I perked up when one of the clues was revealed on Jeopardy last week. The category was an odd one – “Sliding into your CMs” – and the answer on the game board was “You have the Gaul to tell me that he brought Burgundy under his control in the 700s?! & that he was Pepin the Short’s dad?!” “Ooh, I know this one,” I shouted out. (Karen and I are, shall we say, “somewhat aggressive” when it comes to our Jeopardy competition.) “Who was CHARLES MARTEL?” And that one brief exchange was enough to launch me on a particular memory of my visit to a place in the Lot named for this man, one of the most memorable (and […]
Being hard to find is obviously not one of the basic qualifications for a town to get on the list of “Most Beautiful Villages” in France. It just happens that some of my favorite places in this elite company are difficult to access – I think immediately of Apremont-sur-Allier and the tiny fortress town at Arlempdes. In fact, it makes sense that a village so far from the normal tourist paths would go through everything required to be designated as a “Most Beautiful Village” – it’s a great part of their marketing strategy to get people to come visit. So it wasn’t unusual to find that the little fortified village of Carennac in the Dordogne River’s valley is also one […]
Since I started this blog, I’ve written about my visits to 23 of France’s “most beautiful villages” (click here to read about my personal “top 10” – and I still have several left to write about in the months ahead). In Curemonte, though, I found something I’ve never seen anywhere else. https://www.youtube.com/watch?v=81cDV8EIJ_8 All of the plus beaux villages in the deep heart of France have the essential elements required to get on the official list: at least a couple of historically-significant sites and a willingness to invest in making the town attractive to tourists as a destination. Curemonte, though, is distinguished because it has three castles clustered together in one tiny village of 211 inhabitants. And the history of […]
Once you get to Lyon, the gravitational pull of that great city can make you want to settle in for a while – but let me encourage you to save a day for the 40-minute drive out of town to Pérouges. This medieval gem may already be familiar to you from movies you’ve seen, but it’s worth exploring on its own as one of France’s official “most beautiful villages.” I’ll admit that the timing for our first trip to Pérouges 18 years ago was not the most sensible: we went in February. The temperature had dropped to around -100 C (14 F), and our breath hung in clouds of ice crystals as we wrestled our suitcases into the hotel room. […]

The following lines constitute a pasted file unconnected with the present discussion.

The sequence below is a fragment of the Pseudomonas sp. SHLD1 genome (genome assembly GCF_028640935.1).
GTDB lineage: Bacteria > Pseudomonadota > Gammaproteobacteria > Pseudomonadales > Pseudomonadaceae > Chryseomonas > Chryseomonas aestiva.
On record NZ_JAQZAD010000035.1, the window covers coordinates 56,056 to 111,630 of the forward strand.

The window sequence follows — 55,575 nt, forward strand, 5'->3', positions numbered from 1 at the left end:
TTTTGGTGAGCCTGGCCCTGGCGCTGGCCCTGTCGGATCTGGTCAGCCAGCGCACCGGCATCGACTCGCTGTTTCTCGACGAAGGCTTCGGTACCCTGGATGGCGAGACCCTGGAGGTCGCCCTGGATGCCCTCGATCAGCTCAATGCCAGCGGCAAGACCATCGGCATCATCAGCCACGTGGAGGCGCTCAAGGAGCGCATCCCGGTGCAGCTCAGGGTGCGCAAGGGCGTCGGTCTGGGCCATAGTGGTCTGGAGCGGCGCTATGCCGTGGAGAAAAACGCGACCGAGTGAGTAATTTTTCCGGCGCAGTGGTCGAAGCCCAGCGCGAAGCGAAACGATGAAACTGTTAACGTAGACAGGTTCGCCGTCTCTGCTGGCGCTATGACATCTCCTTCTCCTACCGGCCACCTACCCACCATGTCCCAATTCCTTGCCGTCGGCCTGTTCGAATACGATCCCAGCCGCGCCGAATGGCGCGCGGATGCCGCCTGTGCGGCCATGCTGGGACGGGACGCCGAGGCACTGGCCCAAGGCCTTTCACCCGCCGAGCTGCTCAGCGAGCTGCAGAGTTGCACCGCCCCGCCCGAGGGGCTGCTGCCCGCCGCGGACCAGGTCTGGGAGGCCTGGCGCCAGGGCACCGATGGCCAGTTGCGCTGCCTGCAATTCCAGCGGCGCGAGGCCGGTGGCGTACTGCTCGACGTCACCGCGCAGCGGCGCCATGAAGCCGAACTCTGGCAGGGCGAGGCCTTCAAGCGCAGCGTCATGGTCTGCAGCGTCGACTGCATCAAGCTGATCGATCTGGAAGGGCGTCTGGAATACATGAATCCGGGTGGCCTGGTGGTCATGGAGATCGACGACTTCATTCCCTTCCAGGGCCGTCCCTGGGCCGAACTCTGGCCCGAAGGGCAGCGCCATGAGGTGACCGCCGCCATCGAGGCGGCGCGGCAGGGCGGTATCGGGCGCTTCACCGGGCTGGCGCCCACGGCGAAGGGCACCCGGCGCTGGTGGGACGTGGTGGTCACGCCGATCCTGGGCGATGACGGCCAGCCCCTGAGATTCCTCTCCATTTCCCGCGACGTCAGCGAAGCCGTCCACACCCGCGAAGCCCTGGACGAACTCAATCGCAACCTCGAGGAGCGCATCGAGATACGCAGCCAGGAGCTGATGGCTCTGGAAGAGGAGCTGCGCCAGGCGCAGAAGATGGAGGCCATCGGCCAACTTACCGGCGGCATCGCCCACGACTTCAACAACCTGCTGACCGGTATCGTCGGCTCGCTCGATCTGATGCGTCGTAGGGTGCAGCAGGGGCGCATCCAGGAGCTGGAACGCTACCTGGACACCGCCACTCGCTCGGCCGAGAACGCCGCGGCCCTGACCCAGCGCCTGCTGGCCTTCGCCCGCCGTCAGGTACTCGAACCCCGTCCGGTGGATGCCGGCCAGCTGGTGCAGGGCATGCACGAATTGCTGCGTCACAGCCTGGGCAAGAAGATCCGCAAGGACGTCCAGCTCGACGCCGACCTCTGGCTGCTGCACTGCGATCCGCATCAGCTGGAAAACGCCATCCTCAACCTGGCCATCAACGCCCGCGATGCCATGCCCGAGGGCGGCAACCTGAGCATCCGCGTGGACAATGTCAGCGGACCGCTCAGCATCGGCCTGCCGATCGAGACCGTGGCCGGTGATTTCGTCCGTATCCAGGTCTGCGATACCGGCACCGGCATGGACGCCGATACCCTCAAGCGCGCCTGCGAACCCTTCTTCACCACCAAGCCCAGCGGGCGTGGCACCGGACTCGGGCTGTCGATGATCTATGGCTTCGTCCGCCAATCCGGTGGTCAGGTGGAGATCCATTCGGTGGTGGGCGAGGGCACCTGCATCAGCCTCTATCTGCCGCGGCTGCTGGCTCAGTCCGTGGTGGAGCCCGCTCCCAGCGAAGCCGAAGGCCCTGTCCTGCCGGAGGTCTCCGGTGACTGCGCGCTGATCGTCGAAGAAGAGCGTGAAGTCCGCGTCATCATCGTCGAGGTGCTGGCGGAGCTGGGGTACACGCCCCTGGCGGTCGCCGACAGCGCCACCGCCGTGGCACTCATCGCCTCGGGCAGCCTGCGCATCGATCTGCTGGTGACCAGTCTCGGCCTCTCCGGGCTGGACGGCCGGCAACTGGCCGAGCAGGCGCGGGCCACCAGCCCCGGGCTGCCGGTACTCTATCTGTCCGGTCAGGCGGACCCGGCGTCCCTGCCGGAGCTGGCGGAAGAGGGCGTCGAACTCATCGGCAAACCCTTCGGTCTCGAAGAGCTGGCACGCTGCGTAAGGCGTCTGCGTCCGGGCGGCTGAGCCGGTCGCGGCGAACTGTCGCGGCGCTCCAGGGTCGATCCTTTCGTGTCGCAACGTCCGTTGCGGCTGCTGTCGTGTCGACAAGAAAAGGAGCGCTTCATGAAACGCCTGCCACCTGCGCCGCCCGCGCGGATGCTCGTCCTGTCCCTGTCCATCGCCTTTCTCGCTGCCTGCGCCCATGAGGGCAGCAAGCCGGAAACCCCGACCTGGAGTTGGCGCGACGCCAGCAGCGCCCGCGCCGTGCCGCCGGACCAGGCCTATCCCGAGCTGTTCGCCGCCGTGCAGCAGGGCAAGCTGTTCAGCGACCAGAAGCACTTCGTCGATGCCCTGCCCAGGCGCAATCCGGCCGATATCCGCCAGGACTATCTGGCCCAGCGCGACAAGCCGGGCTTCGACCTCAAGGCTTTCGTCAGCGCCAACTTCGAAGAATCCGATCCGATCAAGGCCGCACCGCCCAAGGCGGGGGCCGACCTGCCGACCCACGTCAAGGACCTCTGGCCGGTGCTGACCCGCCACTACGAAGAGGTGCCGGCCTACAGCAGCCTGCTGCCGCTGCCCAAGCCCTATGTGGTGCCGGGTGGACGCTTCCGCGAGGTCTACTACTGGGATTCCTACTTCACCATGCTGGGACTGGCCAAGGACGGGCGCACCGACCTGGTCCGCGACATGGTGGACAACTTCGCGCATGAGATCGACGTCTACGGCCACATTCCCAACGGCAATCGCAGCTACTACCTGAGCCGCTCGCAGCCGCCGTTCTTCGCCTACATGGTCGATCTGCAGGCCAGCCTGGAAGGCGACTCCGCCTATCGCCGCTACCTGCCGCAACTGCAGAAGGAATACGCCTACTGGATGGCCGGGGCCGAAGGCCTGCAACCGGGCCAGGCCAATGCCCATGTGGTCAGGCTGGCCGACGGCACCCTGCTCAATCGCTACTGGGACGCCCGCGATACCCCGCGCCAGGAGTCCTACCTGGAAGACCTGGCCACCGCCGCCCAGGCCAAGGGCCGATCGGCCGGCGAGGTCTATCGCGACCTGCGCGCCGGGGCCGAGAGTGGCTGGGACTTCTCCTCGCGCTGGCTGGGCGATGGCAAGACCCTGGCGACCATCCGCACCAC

Some people are put off by the French tendency toward self-criticism and self-deprecation, but I find it somewhat charming. When I got to Saint-Amand-de-Coly (officially one of the “most beautiful villages in France”), I went straight to the massive Abbey of Saint-Amand in the middle of town. It’s a medieval wonder combining a long religious history with a commanding presence as a military fortress. But I was brought up short by its historical marker, which describes, in big letters, “the grandeur and the decadence of an abbey. […W]ars, epidemics, and the abuse of the Abbey’s provisional management mark the steps of a progressive decline.”
Here’s an example of truth in advertising at its best: the little village of Collonges-la-Rouge in the départements of Corrèze is called “la Rouge” because… well, because it’s red. And it is officially one of France’s “most beautiful villages” because…it’s really beautiful. In fact, Collonges-la-Rouge has a legitimate claim to be called the original “most beautiful village in France”, since it was the town’s mayor, Charles Ceyrac, who conceived the idea of creating an association of exceptional sites in 1982. He eventually convinced 66 of his fellow mayors all across the country to sign on to the project, and the list of plus beaux villages now counts 157 towns in 70 of France’s 101 départements.